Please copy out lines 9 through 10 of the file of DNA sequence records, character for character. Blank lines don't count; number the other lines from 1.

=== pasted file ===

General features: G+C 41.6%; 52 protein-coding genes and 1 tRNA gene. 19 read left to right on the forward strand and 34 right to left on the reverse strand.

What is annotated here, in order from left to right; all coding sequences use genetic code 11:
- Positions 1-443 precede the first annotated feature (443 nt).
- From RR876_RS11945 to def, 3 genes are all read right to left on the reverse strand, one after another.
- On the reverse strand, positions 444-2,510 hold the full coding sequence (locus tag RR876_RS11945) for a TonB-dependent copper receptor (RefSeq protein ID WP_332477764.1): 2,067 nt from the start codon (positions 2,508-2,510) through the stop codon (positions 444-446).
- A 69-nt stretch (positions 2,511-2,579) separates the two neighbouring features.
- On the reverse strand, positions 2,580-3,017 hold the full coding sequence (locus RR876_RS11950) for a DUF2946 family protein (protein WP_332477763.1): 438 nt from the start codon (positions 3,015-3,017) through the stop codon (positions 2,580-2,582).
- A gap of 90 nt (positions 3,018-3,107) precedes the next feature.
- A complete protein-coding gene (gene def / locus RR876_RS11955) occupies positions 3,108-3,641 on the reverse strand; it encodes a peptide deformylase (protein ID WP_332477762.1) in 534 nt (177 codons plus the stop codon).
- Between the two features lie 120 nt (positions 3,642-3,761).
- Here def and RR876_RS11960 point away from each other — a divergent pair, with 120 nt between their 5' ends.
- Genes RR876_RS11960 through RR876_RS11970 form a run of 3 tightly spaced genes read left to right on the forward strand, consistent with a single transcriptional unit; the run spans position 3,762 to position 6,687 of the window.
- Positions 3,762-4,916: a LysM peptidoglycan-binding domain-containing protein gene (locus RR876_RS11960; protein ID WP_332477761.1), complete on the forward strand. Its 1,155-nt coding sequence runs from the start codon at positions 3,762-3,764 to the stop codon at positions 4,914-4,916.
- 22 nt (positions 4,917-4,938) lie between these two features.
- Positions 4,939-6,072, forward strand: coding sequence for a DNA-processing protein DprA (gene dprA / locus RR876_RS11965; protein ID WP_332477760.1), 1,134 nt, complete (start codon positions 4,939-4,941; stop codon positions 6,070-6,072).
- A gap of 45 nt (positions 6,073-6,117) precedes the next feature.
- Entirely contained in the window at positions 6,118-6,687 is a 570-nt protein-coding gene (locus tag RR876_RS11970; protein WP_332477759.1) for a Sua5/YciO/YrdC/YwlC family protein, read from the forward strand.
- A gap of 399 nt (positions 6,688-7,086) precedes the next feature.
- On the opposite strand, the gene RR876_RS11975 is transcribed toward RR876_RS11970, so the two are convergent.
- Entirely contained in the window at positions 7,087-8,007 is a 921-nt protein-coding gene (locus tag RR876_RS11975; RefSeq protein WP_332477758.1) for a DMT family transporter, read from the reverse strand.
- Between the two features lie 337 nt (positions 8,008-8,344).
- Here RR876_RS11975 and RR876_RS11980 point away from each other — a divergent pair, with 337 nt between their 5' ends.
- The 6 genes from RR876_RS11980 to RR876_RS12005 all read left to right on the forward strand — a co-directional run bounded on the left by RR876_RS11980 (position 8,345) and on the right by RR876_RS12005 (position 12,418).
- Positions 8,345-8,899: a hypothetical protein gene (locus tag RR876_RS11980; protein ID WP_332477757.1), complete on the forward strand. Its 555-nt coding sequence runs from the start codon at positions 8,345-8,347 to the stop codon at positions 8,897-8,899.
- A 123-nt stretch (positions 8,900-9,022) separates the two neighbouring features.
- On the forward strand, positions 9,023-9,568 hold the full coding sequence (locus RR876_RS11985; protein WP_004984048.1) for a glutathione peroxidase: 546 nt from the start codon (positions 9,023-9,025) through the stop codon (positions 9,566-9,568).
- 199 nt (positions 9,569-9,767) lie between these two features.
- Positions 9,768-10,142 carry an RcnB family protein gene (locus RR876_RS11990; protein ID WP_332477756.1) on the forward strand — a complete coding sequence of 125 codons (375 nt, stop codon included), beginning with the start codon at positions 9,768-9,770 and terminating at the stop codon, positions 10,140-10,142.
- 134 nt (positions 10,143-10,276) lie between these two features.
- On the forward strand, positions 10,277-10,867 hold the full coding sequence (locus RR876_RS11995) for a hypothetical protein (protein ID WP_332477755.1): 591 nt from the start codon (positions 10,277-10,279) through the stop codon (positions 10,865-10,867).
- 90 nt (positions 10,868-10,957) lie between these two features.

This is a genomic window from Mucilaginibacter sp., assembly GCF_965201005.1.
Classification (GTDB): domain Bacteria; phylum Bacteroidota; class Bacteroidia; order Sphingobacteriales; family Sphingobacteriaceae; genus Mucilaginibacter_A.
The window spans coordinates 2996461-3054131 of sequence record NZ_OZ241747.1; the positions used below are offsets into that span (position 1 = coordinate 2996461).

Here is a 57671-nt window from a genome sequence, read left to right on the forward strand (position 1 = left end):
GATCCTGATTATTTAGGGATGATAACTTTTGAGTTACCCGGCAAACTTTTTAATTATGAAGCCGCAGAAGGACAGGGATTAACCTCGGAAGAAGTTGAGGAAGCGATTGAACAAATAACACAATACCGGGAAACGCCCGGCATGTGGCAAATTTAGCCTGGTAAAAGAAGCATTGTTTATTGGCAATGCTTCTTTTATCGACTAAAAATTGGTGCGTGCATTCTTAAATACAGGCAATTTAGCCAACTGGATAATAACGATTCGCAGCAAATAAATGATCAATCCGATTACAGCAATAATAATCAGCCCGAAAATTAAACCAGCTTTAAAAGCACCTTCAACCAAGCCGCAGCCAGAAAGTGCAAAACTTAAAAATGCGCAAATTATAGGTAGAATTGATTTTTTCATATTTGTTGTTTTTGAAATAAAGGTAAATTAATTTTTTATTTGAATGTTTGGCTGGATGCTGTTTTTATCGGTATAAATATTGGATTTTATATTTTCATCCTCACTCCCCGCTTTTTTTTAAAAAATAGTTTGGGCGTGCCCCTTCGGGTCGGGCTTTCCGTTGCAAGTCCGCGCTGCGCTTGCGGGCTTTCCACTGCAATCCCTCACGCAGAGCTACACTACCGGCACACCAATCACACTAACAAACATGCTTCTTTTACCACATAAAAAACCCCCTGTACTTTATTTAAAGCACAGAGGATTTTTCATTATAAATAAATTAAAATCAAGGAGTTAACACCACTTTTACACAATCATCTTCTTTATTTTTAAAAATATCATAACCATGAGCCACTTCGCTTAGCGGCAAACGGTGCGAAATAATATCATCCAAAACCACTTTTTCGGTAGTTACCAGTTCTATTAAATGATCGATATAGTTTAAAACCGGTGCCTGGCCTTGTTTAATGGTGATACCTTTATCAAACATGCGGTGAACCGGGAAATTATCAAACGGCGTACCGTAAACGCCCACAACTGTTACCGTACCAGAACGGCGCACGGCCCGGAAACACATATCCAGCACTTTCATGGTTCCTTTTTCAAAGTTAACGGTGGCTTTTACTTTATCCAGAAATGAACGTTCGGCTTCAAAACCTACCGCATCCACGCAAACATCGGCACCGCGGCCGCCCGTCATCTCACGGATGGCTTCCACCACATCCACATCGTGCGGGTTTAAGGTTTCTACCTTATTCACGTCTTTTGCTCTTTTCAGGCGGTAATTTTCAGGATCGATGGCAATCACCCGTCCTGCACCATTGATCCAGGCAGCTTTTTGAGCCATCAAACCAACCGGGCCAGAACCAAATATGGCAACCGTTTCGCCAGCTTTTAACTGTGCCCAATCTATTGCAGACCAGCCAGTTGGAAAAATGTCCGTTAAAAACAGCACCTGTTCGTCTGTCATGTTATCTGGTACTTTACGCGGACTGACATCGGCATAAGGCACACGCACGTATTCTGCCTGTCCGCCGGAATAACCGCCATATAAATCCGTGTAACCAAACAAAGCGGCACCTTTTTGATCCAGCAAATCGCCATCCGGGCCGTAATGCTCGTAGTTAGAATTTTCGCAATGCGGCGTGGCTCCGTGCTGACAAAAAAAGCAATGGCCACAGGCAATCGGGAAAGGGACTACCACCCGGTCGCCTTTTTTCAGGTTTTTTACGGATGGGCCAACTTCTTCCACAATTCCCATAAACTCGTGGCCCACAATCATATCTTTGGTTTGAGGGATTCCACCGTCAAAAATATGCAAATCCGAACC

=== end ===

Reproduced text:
- A complete protein-coding gene (gene def / locus RR876_RS11955) occupies positions 3,108-3,641 on the reverse strand; it encodes a peptide deformylase (protein ID WP_332477762.1) in 534 nt (177 codons plus the stop codon).
- Between the two features lie 120 nt (positions 3,642-3,761).